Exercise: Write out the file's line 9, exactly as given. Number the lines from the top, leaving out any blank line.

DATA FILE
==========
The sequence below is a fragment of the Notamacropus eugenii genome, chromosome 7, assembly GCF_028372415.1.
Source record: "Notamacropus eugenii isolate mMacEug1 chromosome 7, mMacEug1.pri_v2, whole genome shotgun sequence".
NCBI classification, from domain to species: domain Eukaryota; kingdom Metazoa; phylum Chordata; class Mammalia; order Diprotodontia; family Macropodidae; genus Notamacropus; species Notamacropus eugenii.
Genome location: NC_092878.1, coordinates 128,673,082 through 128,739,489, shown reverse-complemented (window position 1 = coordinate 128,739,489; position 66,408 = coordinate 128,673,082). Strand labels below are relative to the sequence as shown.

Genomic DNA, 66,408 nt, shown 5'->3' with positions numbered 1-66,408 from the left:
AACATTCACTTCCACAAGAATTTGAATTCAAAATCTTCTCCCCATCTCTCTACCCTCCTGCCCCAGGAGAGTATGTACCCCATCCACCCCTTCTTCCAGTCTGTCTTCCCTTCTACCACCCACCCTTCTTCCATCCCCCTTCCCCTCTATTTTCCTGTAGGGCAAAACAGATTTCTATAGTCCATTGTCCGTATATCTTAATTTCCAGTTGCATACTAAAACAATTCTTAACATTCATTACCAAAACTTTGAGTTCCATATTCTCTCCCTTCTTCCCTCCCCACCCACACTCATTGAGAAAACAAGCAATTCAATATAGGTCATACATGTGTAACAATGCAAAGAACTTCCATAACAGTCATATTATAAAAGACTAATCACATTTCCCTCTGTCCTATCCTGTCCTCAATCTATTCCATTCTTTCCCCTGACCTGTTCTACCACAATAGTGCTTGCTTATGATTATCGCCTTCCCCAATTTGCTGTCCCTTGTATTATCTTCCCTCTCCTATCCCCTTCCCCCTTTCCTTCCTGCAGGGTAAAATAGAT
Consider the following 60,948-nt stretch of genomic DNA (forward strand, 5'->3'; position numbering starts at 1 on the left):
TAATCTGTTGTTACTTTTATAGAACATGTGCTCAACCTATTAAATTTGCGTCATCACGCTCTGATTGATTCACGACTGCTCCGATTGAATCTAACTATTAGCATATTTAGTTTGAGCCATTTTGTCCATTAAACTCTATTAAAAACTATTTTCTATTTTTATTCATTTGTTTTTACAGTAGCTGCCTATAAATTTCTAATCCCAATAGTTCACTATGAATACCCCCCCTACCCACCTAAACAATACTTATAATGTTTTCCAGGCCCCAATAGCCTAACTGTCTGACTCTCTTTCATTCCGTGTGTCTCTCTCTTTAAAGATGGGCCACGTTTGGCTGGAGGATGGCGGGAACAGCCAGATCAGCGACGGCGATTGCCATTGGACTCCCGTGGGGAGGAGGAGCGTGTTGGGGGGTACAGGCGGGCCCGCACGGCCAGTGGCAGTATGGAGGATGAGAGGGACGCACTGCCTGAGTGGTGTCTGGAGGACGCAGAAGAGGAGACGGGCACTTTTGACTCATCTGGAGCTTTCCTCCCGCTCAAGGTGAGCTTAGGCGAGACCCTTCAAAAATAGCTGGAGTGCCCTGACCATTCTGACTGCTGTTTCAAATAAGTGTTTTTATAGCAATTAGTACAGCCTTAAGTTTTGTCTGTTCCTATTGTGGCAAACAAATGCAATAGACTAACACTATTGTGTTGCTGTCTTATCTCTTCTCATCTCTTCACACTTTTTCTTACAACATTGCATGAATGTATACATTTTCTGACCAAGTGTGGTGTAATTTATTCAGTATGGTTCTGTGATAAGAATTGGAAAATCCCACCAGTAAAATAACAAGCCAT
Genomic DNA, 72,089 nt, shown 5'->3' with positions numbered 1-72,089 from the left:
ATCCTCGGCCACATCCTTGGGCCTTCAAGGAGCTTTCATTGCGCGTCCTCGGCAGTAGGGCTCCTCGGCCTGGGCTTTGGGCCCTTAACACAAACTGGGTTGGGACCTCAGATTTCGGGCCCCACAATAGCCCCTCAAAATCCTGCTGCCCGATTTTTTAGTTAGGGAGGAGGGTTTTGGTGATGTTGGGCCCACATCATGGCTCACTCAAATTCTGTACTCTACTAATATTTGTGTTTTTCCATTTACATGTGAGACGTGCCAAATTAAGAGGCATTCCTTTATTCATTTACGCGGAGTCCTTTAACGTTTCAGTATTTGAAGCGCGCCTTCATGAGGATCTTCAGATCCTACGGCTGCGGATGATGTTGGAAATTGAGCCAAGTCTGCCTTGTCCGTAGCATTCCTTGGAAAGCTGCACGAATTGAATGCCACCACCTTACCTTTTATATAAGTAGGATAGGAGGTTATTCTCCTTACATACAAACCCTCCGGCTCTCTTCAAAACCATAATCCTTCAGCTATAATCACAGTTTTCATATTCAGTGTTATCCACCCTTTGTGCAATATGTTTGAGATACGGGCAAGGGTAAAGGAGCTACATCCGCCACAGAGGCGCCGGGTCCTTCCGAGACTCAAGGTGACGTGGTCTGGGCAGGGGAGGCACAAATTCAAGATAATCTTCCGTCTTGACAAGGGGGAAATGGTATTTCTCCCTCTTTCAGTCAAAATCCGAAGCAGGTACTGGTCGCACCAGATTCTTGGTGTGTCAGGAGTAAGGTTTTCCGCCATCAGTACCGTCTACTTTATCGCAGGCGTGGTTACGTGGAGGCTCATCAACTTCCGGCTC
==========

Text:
Genomic DNA, 72,089 nt, shown 5'->3' with positions numbered 1-72,089 from the left: